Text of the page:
The sensor board is mounted under the front of the chassis with
the processor/motor control board above. A skid wheel (closet
roller wheel with a music wire frame) is attached to the front
of the robot.
The battery holder is mounted over the motors to keep the weight
to the back and over the drive wheels.
The drive wheels were salvaged from a toy car and bolted to the
servo horns with #2 bolts. Hot glue will work for a while but
eventually will come loose. Both the Dallas Personal Robotics Group
and the Seattle Robotics Society have more information on
modifying servos for use in robotic applications.
The program is divided into 3 sections - The main program loop,
The pwm isr ( pulse width modulation interrupt sub routine) and
The action routines. The program functions to turn on the
transmitter portion of the sensors in order of priority and see
if a line is seen by the receiver section. The outer sensors are
tested first. If a line is seen then one motor is reversed while
the other continues forward. If no line is seen the next set in
are checked. If a line is seen here then one motor is stopped
while the other continues forward. If no line is seen here then
the next set in is checked. If a line is seen here then the speed
of one motor is reduced while the others speed is maintained.
If no line is seen by these sensors then the centermost sensor
is checked. If a line is seen here then the motors are set for
both full forward (we reduced this from full speed for better
reliability). If no line is seen by this last sensor than the last
motor setting is maintained in hopes of finding the line again.
Once a sensor detects a line and sets the motor settings then
the sensor routine is started again. In this manor priority is
given to the outermost sensors for the biggest corrections
with the more minor corrections being serviced last. More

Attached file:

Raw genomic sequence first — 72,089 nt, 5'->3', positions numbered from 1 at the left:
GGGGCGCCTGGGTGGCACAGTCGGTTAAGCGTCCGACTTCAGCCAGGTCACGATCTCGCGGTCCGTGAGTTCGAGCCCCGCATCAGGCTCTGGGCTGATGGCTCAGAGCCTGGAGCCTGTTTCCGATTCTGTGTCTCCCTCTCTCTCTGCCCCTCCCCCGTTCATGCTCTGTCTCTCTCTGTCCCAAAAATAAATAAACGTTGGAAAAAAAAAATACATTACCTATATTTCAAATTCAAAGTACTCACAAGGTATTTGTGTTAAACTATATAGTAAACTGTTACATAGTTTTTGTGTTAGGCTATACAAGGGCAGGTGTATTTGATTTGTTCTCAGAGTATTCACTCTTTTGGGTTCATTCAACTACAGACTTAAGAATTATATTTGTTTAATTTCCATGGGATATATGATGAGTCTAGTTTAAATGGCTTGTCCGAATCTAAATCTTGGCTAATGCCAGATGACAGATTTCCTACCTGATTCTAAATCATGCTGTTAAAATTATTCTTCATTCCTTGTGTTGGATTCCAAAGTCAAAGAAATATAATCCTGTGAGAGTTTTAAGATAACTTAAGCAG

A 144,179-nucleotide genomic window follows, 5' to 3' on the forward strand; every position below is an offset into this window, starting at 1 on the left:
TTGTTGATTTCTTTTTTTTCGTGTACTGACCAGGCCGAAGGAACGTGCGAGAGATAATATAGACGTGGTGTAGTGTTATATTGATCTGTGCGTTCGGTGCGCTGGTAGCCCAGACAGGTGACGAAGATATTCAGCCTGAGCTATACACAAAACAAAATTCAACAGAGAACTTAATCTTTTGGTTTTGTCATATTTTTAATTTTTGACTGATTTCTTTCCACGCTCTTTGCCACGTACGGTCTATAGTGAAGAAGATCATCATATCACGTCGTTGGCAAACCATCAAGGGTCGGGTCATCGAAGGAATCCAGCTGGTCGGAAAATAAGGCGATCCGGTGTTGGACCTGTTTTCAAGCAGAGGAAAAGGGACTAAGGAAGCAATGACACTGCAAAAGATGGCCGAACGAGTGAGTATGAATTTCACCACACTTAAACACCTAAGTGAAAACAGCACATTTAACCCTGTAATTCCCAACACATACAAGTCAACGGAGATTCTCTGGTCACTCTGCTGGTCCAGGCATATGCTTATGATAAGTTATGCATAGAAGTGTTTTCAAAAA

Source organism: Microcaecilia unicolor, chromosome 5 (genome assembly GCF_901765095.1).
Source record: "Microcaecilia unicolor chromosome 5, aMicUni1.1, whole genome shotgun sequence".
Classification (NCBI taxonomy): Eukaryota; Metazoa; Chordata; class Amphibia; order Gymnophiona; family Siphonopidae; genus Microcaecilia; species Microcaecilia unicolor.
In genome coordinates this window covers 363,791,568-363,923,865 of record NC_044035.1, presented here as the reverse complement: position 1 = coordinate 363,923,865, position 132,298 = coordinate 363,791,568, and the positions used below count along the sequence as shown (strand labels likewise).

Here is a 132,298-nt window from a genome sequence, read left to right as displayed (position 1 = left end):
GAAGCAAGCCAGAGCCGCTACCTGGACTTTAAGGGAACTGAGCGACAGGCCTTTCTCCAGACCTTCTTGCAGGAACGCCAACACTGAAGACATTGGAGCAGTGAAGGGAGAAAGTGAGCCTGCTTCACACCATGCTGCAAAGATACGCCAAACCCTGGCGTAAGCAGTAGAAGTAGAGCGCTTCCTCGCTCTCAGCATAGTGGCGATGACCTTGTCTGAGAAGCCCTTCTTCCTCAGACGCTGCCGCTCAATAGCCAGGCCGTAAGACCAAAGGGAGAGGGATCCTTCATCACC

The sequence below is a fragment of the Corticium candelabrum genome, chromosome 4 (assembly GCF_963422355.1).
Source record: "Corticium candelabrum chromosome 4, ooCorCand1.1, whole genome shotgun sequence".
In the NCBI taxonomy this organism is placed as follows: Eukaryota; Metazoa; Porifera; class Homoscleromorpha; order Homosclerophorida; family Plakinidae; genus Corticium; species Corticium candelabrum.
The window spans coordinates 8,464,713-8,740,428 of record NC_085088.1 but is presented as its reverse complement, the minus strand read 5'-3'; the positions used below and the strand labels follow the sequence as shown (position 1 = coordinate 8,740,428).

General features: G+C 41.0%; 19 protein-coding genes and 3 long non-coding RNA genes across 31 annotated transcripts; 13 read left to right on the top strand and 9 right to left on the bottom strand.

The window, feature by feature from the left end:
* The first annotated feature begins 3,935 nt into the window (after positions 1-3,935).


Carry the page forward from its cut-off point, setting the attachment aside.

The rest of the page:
details on this can be seen in the code listing. The firmware
was developed using the ClearView Mathias PIC emulator
and assembler which can be downloaded for evaluation
Click to Download Firmware
The robots worked well with a run time of over 6 hours
per battery set. Three robots were built for the show and
all were still running at the end of it. The reliability and
the crowd that they attracted was better than we had
The firmware could be updated to give more decision
capability and a memory of the corrections. If the robot
gets off course and intersects a line with both outside
sensors it can sit there and oscillate till a sensor clears
the line ( this caused many laughs at the show). A search
capability that if the line is not seen in a certain period
of time it can run a search pattern to locate the line
would be a good addition. With only one I/O line left
unused the hardware expansion is limited but I/O lines
can be recovered by using a 74HCT138 to use three lines
instead of seven for driving the sensor LEDs. I have
implemented this in my JavaBot1 with no degredation
Add a speaker or sound effects chip. Robots
that make noise get far more attention than ones that do
not. The recovered I/O lines could be used for more sensors
or as a buss to talk to other processors.
Only your imagination will limit you.
Jerry Merrill is the founder and CEO of TechTools, a company
that specializes in memory and "PICmicro" emulation products
and development systems.Jerry has been involved in electronics
for over 23 years.
James Vroman is a Technical sales and support representative
for TechTools and an active member of the Dallas Personal
Robotics Group. James has been involved in Electronics for
over 15 years and can be reached at firstname.lastname@example.org.
TechTools - HTTP://www.tech-tools.com
Dallas Personal Robotics Group - HTTP://www.dprg.org
Seattle Robotics Society - HTTP://www.seattlerobotics.org
James Vroman -HTTP://www.james.vroman.com